US Dollar Outlook Lacks Spirit

Greenback is set to remain under pressure

Currency traders may have a dull year in 2018, with the US dollar seeing sluggish movement. Optimists anticipate that rate hikes by the Federal Reserve will buoy the currency. That information, however, appears to have already been digested by the market. And developments surrounding the Trump administration are likely to cast a pall over any latent demand for the greenback.

Many currency specialists missed the downside in the US dollar last year. Indices that measure activity against the major currencies saw a decline of about 10% in 2017, delivering the worst annual return since 2003. One key reason is that attention shifted to Europe, where domestic demand led to unanticipated strong activity. According to the IMF, real GDP estimates for the European Union will moderate from 2.4% in 2017 to 2.1% in 2018, but there may continue to be healthy growth revisions.

The relatively weak US dollar is good news for equity investors. US corporates will continue to benefit from ongoing pricing power in global markets. That benefit will be mirrored in those emerging markets where currencies closely track the US dollar, such as those in Asia.

We do not see an impact on bond markets over the year ahead. US inflation remains persistently low because of globalization; currency weakness will not change that reality. Most interest-rate pundits expect the Federal Reserve to roll out tighter policy in a predictable manner, although there is lingering debate on the number of rate increases to be seen in 2018.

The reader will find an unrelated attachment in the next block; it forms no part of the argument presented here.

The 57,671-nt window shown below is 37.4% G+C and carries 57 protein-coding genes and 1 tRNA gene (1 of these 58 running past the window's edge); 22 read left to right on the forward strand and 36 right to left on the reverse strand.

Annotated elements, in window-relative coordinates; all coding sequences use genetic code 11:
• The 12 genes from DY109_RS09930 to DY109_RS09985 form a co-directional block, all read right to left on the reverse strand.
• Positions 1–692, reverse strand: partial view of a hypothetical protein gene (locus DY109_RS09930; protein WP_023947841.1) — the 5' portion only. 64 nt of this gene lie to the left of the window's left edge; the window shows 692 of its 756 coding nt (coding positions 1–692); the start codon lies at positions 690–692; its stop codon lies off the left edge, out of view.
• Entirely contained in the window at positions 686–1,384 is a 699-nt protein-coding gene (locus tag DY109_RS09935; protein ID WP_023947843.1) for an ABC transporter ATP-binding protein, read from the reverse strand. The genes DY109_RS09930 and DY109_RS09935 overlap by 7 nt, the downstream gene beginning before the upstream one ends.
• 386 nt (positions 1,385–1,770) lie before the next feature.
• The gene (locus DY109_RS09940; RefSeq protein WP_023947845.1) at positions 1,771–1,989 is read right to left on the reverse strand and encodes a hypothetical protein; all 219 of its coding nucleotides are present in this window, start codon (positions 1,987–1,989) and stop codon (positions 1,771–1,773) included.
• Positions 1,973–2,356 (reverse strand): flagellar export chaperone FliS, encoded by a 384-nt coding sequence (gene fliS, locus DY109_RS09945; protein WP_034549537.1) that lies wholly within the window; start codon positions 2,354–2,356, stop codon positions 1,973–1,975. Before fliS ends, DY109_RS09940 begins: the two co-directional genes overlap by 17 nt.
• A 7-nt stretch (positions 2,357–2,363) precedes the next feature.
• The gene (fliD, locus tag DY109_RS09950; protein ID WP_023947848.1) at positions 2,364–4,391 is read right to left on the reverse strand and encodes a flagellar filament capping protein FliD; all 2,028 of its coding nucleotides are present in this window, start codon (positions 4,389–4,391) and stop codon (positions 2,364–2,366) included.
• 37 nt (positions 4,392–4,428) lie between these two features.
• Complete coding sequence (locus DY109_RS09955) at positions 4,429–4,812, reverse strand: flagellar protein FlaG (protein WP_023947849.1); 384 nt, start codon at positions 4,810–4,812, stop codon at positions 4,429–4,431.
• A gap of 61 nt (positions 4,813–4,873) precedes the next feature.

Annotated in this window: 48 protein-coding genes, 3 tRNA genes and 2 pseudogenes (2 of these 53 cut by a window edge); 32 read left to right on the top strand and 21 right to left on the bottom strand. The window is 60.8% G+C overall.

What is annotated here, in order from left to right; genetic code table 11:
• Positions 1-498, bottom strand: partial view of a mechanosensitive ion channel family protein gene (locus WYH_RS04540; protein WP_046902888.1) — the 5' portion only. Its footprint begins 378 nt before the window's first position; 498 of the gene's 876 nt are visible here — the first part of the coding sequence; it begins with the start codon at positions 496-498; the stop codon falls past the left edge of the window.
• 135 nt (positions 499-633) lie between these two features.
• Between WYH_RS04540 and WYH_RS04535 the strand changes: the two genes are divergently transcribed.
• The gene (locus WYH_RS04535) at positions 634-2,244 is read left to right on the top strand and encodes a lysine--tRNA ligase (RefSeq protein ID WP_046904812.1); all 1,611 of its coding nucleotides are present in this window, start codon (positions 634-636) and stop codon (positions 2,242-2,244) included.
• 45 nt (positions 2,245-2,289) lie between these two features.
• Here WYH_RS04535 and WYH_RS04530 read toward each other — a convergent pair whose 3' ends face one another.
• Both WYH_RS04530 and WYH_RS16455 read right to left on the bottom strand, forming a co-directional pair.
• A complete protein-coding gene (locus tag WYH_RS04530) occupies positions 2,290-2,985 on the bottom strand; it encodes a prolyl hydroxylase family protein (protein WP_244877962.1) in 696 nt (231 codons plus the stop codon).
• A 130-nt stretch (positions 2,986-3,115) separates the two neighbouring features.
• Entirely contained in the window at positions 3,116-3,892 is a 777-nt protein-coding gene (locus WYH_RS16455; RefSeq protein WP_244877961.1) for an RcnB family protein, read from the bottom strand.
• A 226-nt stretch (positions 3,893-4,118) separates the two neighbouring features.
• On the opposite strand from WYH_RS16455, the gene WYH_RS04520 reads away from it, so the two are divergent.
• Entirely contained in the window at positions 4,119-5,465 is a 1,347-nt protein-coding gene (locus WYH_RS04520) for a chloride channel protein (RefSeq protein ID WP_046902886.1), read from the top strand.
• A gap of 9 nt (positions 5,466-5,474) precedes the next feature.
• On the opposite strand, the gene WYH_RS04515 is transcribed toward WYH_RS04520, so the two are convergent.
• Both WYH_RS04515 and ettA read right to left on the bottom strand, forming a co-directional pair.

We are puzzled by the argument that US tax reform will drive currency strength. Some cash will make its way back to America, as US corporates consider the benefits of earnings repatriation. The tax on overseas income is now reduced from 35% to 15.5%. But most of that offshore capital is already banked in US dollars. At best, the repatriation argument could impact economic growth, leading to more enthusiasm for domestic opportunities, but the tax measure is not a tax holiday. Repatriation moves are likely to be drawn out over time.

The medium-term outlook for the US dollar is even more murky. The currency may turn volatile over a two-to-four year span as investors fret over federal borrowing and political vagary. Those issues may drive foreign investors exposed to US assets to liquidate their historically-high positions.

Perhaps the most interesting aspect of US dollar analysis right now is academic. Can Bitcoin and other cryptocurrencies take the shine off the currency as a reserve unit? While it is easy to discount moves in these assets as faddish, we look beyond now-thin activity to see if a larger trend evolves. Momentum could be driven by a greater willingness in the developing world to use cryptocurrencies as a replacement for national fiat currencies.

Our Vantage Point: Those searching for prominent investment ideals should look beyond the US dollar, at least over the year ahead. Aside from a meltdown in Washington politics, there appear to be few currency-market surprises on the horizon.

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Image: US corporates will continue to benefit from the weak dollar. Credit: Feverpitched at Can Stock Photo Inc.